The infamous Killing Zone – battle to the mouth of the Kunene

It all started so well. In high spirits, after saying our goodbyes to those returning to the Cape, we took off with excitement and some trepidation to tackle the infamous stretch of coast from Flamingo to the Kunene River.
Rico Sakko pioneered the beach run some ten years ago for adventure. The two vehicles narrowly made it after getting bogged and drenched by the salt marshes and the Atlantic. Since then he has completed the 220 kilometre journey numerous times, but not without some severe incidents. The couple we met at Flamingo had lost their vehicle after being swamped by a wave. Three waves later the car was lost. Davy Jones Locker had claimed it for good. They had got the tides wrong and paid a heavy price. One couple had been recently stranded on the dunes for 5 days before being rescued.

Luckily Rico was in camp and gave us a lecture about the pitfalls, not that we needed reminding. We took his advice and hired him as a guide. He took the weather forecast off Buoy Weather, a beacon off the coast providing swell conditions. Currently the swell was 2 metres but rising to a dangerous 2.4 metres the following morning. The only option he advised, was a night crossing at 10 pm at low tide, and he had never guided a group through after dark: our pulses raced at the prospect. The ‘Doodsakker’ or ‘Killing Zone’ as it had become known consisted of two long dangerous stretches where the Namib Dunes drop from a height of a hundred metres at an angle of 45 degrees to the sea. Low tide affords a corridor of 4 to 5 metres which can be driven at high speed, swerving to avoid the waves. The stretch on the map was printed ‘totally insane’.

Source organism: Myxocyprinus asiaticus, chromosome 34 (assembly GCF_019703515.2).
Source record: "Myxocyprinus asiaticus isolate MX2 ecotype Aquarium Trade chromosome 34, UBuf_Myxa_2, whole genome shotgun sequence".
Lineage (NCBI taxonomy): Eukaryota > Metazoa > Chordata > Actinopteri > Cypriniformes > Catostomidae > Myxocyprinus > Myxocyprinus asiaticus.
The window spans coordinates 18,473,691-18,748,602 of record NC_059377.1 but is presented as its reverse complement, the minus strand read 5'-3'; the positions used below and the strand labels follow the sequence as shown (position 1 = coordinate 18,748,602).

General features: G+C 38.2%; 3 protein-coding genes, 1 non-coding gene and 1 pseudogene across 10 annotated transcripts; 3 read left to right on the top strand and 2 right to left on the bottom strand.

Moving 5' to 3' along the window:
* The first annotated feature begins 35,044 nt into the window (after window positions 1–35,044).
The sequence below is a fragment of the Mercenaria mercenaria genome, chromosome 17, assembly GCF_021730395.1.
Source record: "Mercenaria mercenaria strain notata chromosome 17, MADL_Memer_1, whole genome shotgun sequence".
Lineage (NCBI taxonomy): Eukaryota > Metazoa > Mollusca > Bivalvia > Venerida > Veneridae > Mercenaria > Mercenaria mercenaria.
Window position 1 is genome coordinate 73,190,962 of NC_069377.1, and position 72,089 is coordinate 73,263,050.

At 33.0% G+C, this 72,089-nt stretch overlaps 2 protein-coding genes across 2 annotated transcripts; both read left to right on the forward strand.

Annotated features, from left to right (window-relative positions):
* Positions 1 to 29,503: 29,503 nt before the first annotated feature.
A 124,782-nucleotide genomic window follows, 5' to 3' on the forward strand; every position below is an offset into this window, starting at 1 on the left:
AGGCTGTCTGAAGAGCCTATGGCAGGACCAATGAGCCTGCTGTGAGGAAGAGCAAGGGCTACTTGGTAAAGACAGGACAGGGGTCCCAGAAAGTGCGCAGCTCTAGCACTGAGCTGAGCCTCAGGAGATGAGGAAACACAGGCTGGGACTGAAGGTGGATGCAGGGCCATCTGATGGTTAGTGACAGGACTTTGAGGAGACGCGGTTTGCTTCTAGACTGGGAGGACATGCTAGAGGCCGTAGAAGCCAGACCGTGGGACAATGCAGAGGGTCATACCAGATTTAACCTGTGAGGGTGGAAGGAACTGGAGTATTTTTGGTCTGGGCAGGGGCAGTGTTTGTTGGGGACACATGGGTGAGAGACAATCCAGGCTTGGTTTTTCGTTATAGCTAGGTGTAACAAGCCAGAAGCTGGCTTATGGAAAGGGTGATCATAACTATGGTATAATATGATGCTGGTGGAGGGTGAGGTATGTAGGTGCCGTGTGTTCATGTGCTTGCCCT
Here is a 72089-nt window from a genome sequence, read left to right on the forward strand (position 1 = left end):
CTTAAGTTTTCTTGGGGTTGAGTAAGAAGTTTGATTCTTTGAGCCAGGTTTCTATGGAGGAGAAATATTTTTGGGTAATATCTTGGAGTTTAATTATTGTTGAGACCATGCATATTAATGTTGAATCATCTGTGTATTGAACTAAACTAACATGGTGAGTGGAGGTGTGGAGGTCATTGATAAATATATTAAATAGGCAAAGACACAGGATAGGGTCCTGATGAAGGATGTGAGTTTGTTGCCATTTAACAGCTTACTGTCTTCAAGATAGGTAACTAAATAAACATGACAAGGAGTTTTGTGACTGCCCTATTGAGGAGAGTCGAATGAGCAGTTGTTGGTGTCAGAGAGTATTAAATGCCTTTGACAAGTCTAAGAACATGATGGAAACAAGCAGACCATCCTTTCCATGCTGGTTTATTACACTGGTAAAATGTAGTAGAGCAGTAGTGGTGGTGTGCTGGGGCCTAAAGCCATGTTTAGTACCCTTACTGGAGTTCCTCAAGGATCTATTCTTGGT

We set off late morning and diverted to see the extraordinary Arco Lakes, outside Tombua, an oasis in the middle of an flat and arid plain, before heading towards the beach in convoy.
Two hundred metres from the sea, at a shipwreck, the Dogcatcher coughed and spluttered and came to a grinding halt in deep sand. Our fuel supply problem had returned. The two fuel filters were clogged after changing them both three times. James once again dismantled the carburettor apart on the beach and we decided to proceed and make a plan at the rest stop in the dunes and work on the car in the shelter of the dunes, where we had time to wait until after nightfall. ‘Negra Grande’, as James had been named by a local, and family, towed us 20 kilometres and the work began. After much discussion we decided to rig up a fuel line from the jerry cans on the roof, bypass the fuel lines, and add a spare filter between the can and the fuel pump. As we started up the engine purred. If the problem returned en route we would be towed through the bad section. There was no discussion about turning back, even though we still had some 170 kms to go. Then there was a further 420 kms with no help and a bad road, until we reached some reliable service in Namibia. It began to look like some contraption out of ‘Back to the Future’. The fuel gauge was now a clear pipe on the drivers window which would empty as the tank ran dry. Each 20 litre tank would provide about 40 kilometres in heavy 4-wheel driving through sand. And a 5 minute change of tank to re-attach the fuel line.